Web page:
Unlike dogs who are pack animals and are seasoned at taking orders easily, cats are solitary animals who lead fiercely independent lives.
Cats are said to have the intelligence of a 2year old kid hence they should be trained like one with lots of positive reinforcement.
Whenever you notice your cat coming close to the room, tell it “No” in a firm voice and carry your naughty cat to the area that you prefer it to be in.
Keep doing this over a period of time and your cat will start to get the idea.
One downside to this method is that you need to be watching your feline friend very closely.
For days that you are unable to, a motion detector placed at the doorway that emit a loud unpleasant sound or compressed air will do the trick to scare most cats away.
Do not in any way scream or shout at your get to scare it away. Doing so will cause it to be very fearful and will make training more difficult.
Your aim is to deter, not strike the fear of death into your cat’s soul.
5. Use A Vinegar Spray
Cats have a power powerful sense of smell which helps them communicate with other cats via pheromones.
You might have seen your cat make a sneer or a weird face after smelling a scent. This is actually called a Flehmen Response and there’s a scientific explanation behind it.
Cats hate the smell of vinegar as is too powerful for their acute sense of smell. Any pungent smell will keep your cat out of the room.
You can start to use this to your advantage by making a simple vinegar spray at home. Just mix one part vinegar and three parts water into a spray bottle.
Give it a good shake and spray generously at the doorway entrance and after it.
Once the cat associates the room with the unpleasant smell it won’t be too keen to enter it.
You can also use this method to keep your cat off an air mattress by spraying around it.
Remember to refresh the ‘scent’ at the doorway every few hours.
The downside to this is that your room will also smell strongly for a few hours but the smell will dissipate after a while.
If you are planning to have a pet or baby in that room, it would be best to start this method way before the occupant arrives.
No one really likes smelling vinegar for hours on end.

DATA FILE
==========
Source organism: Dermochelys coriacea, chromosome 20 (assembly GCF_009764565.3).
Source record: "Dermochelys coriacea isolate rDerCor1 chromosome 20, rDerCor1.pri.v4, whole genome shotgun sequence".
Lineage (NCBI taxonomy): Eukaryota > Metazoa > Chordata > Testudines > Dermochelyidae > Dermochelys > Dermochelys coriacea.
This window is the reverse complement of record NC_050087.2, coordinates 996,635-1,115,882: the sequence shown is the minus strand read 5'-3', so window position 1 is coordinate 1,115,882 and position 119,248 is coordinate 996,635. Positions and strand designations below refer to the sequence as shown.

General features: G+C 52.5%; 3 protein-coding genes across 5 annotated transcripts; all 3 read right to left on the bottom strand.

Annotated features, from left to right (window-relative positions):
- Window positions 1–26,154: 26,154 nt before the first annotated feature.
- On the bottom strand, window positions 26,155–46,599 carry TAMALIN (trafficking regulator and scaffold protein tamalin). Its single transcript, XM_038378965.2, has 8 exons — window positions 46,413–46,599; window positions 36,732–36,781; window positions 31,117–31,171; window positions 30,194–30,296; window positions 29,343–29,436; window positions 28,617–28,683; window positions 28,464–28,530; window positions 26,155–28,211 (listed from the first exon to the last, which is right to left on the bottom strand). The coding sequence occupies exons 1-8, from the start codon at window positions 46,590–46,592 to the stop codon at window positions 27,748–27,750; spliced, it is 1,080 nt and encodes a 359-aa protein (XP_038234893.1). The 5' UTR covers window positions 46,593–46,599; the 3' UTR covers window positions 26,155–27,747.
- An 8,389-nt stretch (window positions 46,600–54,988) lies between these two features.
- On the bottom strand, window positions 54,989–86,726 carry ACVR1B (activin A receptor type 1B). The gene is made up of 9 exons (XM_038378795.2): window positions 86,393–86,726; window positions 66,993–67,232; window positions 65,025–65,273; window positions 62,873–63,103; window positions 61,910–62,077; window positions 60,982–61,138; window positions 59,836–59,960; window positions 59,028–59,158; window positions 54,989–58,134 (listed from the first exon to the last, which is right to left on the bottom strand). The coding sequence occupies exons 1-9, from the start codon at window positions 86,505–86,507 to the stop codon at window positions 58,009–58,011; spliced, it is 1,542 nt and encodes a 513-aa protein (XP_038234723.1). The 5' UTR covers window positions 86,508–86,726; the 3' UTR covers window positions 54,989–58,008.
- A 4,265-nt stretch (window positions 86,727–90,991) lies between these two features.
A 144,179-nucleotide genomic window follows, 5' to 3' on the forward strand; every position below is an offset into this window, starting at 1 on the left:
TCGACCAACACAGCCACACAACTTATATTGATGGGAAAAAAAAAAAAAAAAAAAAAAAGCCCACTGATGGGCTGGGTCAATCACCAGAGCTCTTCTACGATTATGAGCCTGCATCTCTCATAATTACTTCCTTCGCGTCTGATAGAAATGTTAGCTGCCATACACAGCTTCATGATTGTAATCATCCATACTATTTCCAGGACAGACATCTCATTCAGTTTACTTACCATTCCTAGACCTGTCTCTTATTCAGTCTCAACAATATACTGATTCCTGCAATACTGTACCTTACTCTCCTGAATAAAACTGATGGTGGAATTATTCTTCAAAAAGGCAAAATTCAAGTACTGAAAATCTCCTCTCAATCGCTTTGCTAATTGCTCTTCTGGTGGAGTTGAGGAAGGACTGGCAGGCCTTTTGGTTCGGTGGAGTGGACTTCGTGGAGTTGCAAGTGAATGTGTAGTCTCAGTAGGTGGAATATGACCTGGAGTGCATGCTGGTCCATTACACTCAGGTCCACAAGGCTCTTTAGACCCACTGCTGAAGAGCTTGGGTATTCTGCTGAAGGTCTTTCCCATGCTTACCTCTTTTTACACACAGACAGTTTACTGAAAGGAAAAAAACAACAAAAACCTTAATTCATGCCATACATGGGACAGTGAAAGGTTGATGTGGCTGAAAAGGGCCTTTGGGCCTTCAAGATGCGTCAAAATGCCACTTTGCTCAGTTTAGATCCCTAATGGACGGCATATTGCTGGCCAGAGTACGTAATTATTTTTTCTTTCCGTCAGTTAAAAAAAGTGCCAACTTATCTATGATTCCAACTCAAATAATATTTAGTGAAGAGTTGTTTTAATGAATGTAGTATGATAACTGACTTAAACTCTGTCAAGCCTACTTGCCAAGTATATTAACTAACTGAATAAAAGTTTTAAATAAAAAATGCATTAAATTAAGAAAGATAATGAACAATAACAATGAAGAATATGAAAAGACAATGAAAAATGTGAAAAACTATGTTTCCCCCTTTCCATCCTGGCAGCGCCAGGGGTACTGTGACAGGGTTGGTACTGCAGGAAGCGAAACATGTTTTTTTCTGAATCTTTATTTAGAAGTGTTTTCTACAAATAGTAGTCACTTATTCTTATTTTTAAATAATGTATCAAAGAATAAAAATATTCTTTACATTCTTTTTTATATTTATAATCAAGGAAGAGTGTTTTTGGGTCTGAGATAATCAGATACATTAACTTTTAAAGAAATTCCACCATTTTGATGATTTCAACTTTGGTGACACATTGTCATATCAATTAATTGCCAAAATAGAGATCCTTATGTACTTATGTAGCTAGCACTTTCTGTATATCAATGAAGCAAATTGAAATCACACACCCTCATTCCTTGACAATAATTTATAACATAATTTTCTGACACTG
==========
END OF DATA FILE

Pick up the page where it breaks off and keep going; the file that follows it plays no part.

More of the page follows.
Whatever you do, don’t directly spray the mixture on your cat. It can sting their eyes and cause serious damage.
6. Make The Room ‘Cat-Unfriendly’
Maybe you have a cat that can leap like Superman and loves the smell of vinegar.
It is time to not only discourage the cat from entering but also make staying in the room uncomfortable.
Cats hate walking on certain kinds of materials like aluminum foil, hard plastic and double-sided tape.
You can lay out these materials around the room to make it really uncomfortable for your cat to be in the room.
Just don’t use any material that is sharp or that can cause damage to your cat’s paws.
A cat’s paw is highly sensitive and serves many important functions.
You can also play loud music in the room will also make it uncomfortable as cats have a more acute sense of hearing and their ears can magnify sounds.
Thus they aren’t fond of loud noises.
Just be prepared for your neighbors to give you a dirty look for disturbing the peace.
7. Tire Your Cat Out
Although cats can sleep 18-20 hours a day, it’s during their waking hours that they tend to roam and start getting up to no good.
What you can do is make sure that your cat gets a lot of playtime during this period to keep them occupied.
Toys like a red laser pointer or something that your cat can chase, stalk and go crazy after are good options to have.
The aim is to tire your cat out and make it expand all its restless energy.
8. Give Your Cat An Area Of Its Own
You might not be able to give your cat a room on its own but most cats are happy with just having their little private corner.
You don’t need to provide an entire room just for your cat unless you have like 5 of them.
A private area would suffice for one or two cats.